• Really taking into account student evaluations - if you have a professor that doesn't care, it is a useless expense.

    • I am not sure if we get revenue for the bookstore, but most of our students buy their books online.

  • Stop buying food for meetings and seminars. Stop printing out emails and other information that can be viewed electronically.
  • I would like to provide a suggestion that will not only cut costs but also will have a positive impact on the University's retention rate. In the College of Humanities and Social Sciences, the student advising is carried out by an Advising Center. The faculty has no role in student advising, except to complain about the quality of advising. This is the only university with which I have been connected, either as a student or as a member of the faculty, in which the faculty has not been responsible for advising the students.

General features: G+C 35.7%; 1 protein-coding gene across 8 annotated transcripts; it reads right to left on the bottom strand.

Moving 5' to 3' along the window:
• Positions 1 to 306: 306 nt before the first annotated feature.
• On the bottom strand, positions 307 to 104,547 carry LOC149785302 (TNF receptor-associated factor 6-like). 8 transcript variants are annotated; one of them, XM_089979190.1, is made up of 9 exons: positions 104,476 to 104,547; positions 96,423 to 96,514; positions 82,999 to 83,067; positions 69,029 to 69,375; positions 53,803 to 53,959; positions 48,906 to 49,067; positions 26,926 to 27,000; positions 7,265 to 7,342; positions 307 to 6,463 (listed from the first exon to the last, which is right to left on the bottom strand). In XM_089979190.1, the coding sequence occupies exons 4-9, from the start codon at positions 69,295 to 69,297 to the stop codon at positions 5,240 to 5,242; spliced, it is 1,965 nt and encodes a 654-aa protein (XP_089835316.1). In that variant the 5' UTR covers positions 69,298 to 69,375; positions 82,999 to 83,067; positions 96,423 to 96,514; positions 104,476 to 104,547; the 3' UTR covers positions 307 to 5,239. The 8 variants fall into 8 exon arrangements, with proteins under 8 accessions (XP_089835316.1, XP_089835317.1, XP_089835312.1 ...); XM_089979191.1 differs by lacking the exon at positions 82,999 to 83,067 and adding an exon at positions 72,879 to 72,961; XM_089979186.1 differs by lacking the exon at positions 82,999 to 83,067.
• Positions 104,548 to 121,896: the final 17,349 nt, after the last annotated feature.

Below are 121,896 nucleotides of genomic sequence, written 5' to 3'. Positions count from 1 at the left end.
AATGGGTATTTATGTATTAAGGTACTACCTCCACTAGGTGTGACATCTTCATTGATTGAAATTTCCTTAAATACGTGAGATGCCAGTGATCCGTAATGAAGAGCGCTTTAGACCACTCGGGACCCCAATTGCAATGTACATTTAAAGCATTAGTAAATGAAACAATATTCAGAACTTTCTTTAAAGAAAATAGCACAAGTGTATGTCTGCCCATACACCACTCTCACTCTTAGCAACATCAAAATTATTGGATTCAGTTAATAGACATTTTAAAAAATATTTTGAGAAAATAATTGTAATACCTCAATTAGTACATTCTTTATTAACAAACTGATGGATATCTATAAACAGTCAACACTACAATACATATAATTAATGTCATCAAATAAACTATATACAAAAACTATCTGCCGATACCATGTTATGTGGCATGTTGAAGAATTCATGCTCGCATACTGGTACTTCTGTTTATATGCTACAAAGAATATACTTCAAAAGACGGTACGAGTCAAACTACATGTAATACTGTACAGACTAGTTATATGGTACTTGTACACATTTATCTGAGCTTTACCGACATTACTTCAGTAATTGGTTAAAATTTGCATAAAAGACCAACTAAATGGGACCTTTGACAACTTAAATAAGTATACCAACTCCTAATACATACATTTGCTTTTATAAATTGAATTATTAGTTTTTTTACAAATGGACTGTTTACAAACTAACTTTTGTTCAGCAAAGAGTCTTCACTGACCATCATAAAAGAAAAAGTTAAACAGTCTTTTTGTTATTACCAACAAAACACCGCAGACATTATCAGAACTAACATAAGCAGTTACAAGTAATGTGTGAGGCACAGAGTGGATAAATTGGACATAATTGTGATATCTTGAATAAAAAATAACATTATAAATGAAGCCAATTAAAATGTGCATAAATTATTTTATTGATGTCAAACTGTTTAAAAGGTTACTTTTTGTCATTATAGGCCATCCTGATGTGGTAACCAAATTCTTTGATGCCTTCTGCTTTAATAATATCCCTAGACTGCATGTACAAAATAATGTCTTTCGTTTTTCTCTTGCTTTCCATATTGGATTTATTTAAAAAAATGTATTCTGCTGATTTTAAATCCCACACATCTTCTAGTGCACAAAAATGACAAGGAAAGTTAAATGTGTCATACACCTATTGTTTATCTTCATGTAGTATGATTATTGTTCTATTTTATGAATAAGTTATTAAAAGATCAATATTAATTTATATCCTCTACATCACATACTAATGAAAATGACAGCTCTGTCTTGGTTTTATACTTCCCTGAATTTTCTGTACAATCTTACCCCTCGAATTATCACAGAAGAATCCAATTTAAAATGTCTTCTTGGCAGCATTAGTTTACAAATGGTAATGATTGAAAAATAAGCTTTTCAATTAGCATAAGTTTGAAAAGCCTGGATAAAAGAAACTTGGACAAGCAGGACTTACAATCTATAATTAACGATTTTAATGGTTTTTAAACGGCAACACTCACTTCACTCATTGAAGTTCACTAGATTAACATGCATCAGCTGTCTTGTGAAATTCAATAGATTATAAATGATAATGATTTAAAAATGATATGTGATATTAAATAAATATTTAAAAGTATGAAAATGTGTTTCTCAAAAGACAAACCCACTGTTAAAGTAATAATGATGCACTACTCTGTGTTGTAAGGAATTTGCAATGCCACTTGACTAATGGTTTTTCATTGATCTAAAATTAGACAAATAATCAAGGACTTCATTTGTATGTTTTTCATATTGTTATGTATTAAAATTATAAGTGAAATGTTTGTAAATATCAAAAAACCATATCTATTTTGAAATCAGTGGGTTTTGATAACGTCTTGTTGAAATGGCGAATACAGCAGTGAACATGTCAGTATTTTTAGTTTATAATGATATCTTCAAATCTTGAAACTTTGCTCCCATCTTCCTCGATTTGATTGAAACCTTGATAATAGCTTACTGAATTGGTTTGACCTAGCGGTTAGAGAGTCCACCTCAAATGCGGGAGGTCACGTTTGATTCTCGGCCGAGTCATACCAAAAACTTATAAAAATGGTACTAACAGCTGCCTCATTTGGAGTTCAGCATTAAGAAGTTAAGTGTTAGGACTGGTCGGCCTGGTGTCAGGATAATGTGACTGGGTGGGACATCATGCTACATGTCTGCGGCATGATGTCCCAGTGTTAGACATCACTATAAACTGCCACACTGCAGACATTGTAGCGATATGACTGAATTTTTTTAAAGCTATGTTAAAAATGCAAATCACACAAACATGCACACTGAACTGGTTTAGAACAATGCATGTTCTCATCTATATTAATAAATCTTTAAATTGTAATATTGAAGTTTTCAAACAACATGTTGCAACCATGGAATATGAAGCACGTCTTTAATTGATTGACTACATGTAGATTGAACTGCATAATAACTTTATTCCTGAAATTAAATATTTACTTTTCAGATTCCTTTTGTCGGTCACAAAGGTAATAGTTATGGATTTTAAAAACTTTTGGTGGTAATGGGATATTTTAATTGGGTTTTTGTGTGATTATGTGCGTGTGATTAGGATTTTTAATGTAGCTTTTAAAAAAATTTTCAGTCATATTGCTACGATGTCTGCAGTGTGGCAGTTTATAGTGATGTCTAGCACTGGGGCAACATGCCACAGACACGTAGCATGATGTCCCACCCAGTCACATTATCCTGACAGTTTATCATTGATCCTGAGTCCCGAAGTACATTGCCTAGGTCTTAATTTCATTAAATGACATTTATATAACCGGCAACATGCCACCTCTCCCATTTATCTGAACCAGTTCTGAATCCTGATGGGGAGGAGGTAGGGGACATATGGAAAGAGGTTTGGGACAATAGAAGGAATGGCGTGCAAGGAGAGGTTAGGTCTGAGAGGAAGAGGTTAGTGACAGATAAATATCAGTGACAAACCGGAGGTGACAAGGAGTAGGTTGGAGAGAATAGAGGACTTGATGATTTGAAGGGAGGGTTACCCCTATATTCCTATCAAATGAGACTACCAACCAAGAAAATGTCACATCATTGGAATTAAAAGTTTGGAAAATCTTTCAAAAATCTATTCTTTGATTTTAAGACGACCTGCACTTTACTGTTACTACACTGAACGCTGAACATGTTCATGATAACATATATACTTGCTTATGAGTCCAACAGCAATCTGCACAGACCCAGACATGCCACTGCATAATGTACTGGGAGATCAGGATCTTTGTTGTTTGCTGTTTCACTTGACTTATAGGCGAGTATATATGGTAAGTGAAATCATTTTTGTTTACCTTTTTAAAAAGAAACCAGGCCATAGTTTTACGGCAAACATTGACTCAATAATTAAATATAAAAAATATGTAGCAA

My suggestion is to eliminate the Advising Center in the College of Humanities and Social Sciences and have the faculty provide the advising. Obviously, any individual faculty member would only advise students majoring in the faculty member's field of specialization. Interdisciplinary Studies majors would be spread among the faculty with lower advising loads. A faculty advisor should be assign as early in the student's academic career as possible, ideally in the freshman year. Once assigned to a faculty advisor, the student would retain with the same faculty advisor until graduation. Exceptions would be made for a change in the student's major or personality conflicts.